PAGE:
You are currently browsing the tag archive for the ‘bird watching’ tag.

Hobby perching, Ravens' Copse 17 August

Hobby perching, Ravens' Copse

Today we managed to get our own photos of the hobby. Here it’s perched on a dead branch at the edge of Ravens’ Copse. I was going to expand the photo so you could see the barring and colour, but it looked so atmospheric, I’ve left it. Robert also saw a very large butterfly flying high in the copse. By its size he thought it could just possibly be the rare, beautifuland elusive Purple Emperor. Maybe, just maybe, he’ll be able to confirm this.

Raven/hobby nest, Raven's Copse 17 August

Raven/hobby nest, Ravens' Copse

And yes, the hobby is using the raven’s nest. If you look ito the centre of the photo you can see the enormous jumbled mess of twigs and branches – that’s the nest.

hobby in flight, Locks Park Farm

Hobby in flight, Locks Park Farm 17 August

We have a new visitor to the farm. About a month ago I became aware of a different sound in the air. Not listening properly, at first I thought it was the ‘yaffle’ of a green woodpecker, not a common bird around these parts; we’re more likely to be home to the great spotted woodpecker and occasionally, very occasionally the rare lesser spotted woodpecker. So, when I heard the call, I thought ‘oh, that’s nice’ and got on with whatever it was I was doing. But it was persistent, and, when I came to listen properly, quite different – ‘klee…kleekleekleekleeee’ – it called.

the hobby - falco subbuteo

the hobby - falco subbuteo

At the weekend, when Robert was home, I asked him to listen out for my new bird and see if he could identify it and what it was doing. It wasn’t long before he excitedly called me outside “It’s a hobby, flying backwards and forwards to raven’s copse.”

During the summer we occasionally get a hobby flying high, high over the farm chasing swallows or martins to feed its fast growing young. But we’d never had one persistently around.

“Do you know what” said Robert “I think it’s nesting in ravens’ copse.”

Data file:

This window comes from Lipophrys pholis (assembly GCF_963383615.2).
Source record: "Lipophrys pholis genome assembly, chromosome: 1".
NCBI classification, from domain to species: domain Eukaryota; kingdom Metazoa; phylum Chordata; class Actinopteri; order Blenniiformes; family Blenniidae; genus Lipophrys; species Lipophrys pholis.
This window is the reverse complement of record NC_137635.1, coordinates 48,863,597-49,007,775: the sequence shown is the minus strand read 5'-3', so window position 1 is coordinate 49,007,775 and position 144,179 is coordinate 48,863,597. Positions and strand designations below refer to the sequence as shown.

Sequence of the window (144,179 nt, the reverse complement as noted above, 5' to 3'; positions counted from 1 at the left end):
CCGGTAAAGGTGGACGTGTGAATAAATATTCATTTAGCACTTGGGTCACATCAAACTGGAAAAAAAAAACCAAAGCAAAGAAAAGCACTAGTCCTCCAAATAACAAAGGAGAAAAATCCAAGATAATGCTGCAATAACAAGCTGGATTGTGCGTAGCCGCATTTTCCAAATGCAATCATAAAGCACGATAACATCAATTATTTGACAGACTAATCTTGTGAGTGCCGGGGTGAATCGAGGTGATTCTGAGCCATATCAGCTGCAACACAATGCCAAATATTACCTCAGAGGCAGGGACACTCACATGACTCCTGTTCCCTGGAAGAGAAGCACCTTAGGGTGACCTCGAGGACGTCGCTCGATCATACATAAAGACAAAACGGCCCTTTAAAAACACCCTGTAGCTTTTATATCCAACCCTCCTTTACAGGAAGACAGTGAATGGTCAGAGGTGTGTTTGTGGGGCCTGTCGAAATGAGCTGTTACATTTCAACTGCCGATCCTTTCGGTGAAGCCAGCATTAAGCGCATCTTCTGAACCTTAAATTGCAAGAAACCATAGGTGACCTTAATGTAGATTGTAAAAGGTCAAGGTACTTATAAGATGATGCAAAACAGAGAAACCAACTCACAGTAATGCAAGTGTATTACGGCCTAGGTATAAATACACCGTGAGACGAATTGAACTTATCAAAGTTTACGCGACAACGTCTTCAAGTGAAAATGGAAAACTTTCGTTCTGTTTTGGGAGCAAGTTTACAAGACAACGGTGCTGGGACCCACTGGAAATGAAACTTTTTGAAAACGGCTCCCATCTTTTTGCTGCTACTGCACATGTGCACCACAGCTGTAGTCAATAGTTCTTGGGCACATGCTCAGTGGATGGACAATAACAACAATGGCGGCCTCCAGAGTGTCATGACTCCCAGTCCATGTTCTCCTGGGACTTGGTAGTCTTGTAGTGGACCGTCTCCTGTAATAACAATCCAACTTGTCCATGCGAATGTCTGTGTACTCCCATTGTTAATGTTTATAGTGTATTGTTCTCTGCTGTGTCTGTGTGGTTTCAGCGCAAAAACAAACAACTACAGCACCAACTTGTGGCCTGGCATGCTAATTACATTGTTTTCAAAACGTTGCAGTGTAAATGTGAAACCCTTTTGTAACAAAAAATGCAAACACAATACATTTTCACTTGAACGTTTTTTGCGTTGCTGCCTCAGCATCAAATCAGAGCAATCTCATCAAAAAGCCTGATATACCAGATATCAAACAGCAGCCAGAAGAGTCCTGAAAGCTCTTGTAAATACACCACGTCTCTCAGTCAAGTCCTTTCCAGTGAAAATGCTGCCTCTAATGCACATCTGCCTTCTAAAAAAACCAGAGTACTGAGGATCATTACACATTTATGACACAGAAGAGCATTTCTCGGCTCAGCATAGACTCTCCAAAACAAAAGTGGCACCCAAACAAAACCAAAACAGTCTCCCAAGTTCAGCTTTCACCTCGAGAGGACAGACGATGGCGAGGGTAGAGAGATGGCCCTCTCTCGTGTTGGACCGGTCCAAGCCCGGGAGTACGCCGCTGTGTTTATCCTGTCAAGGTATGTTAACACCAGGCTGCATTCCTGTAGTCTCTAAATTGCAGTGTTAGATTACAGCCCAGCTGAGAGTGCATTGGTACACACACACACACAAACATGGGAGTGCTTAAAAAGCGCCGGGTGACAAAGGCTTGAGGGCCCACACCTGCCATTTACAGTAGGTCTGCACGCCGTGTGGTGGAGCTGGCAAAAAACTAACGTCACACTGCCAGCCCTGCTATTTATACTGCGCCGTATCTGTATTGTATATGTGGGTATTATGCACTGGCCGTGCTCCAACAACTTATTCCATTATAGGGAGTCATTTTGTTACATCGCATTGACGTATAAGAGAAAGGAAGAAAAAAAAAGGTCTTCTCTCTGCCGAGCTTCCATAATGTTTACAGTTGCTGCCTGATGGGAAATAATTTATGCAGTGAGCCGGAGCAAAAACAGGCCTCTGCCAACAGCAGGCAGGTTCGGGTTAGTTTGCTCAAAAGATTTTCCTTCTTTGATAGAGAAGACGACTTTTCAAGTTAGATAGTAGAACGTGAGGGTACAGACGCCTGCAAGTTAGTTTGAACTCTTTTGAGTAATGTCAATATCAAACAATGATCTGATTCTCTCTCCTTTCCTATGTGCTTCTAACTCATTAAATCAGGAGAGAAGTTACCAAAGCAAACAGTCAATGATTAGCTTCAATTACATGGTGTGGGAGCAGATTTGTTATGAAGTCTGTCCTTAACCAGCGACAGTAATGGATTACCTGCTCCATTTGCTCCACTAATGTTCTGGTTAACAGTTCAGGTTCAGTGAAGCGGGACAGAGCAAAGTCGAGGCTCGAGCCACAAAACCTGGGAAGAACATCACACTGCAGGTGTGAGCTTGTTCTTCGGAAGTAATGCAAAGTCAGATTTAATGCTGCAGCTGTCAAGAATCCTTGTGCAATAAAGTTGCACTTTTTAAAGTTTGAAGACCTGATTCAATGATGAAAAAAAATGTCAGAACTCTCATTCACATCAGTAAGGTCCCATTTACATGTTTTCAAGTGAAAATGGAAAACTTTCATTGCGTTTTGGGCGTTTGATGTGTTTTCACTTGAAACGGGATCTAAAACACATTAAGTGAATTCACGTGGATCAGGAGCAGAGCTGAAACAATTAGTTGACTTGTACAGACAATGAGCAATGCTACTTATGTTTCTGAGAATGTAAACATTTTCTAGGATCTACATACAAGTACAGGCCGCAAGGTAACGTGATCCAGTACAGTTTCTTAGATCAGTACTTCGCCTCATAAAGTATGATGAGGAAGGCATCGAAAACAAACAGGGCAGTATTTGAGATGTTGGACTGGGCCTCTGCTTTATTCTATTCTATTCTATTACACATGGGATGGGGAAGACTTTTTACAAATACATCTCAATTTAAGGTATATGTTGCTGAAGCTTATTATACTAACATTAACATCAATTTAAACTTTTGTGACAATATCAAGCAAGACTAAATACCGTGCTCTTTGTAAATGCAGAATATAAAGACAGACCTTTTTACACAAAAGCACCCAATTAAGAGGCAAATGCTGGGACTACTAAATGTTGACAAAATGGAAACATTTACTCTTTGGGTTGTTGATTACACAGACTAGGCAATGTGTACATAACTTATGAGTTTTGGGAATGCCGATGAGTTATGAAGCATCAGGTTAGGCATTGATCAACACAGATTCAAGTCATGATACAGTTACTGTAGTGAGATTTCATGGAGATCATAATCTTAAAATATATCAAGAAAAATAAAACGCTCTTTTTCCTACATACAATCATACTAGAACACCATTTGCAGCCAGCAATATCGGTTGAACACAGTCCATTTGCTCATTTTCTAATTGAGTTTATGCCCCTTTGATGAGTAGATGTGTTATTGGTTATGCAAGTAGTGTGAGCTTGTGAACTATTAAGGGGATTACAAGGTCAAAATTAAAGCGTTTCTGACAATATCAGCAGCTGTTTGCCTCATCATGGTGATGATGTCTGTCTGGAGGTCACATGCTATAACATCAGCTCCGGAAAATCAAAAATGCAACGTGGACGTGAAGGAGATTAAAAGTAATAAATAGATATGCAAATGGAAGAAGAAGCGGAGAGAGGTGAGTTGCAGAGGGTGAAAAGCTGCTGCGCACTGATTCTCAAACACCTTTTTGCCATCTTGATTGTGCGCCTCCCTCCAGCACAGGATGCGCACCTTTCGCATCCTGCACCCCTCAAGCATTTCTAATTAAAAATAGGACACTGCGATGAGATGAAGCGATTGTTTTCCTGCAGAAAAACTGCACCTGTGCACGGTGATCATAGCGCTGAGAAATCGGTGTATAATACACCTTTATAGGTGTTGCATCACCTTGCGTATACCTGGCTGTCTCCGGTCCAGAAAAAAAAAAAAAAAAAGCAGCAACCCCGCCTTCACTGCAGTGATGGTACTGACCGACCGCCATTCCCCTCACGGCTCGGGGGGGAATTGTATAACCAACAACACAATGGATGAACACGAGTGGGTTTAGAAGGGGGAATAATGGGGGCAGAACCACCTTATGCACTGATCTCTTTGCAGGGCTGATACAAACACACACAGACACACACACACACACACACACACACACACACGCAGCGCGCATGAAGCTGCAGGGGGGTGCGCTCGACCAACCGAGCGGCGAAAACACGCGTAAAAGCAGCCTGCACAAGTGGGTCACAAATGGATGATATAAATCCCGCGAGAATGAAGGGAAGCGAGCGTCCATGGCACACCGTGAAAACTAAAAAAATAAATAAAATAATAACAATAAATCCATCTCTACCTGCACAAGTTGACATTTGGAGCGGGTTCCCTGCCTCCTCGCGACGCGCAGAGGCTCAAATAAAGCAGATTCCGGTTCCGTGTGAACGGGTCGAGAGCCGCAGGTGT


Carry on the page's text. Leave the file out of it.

“No, really? Do you think so? How exciting!”

Ravens’ copse is a small area of woodland butting onto sections of Dillings, Rushy and Five Acres. It has tall mature Scots pines and, as the name suggests, has been the home to nesting ravens since time immemorial.
“A bit dicey, don’t you think, nesting so close to the ravens? Or could it be a bit like the time there were stock doves nesting directly in front of a tawny owl in the owl box up in silage barn? You know…so up close and personal you’re kind of protected?”

“Could be” said Robert “but the ravens fledged long ago”

“I know, but they still live there, that’s their roost.”

I decided to do a bit of research, and yes, hobbys do like to nest in old crows nests, often in fir trees, and yes, the young are frequently lost to crows nesting in the area. So ravens? Umm, I think I’ll keep my fingers very crossed there.

They, the hobbys, are most active first thing in the mornings when I’m checking the stock and it’s wonderful to see them sweeping out over Marymead looking for food for their ravenous young. The other morning I witnessed a full-on dog fight between hobby and raven high in the tops of the scots pine across from Dillings. The aerobatics, speed and dexterity of the hobby’s movement and flight was extraordinary and exhilarating to watch.

They won that time as the next morning the now familiar ‘klee…kleekleekleekleekleee’ rang out over the farm as they went in search of breakfast.

the hobby - flying high above the farm

the hobby - flying high above the farm

Locks Park Farm

Thanks for visiting my blog. All entries are presented in chronological order.

I have a small organic farm on the Culm grasslands near Hatherleigh in Devon, with sheep and beef cattle. I've been farming in the county for more than 30 years. I've set up this blog to share views on farming and the countryside - please do give your thoughts.

Archives

CPRE


CPRE Logo
The Campaign to Protect Rural England has helped set up this blog. We want farming to thrive in England, and believe that it is essential that people understand farming and farmers better in order for that to happen. Paula's views expressed here are her own and we won't necessarily share all of them, but we're happy to have helped give her a voice.

Find our more about CPRE and our views on food and farming at our website, www.cpre.org.uk

follow me on twitter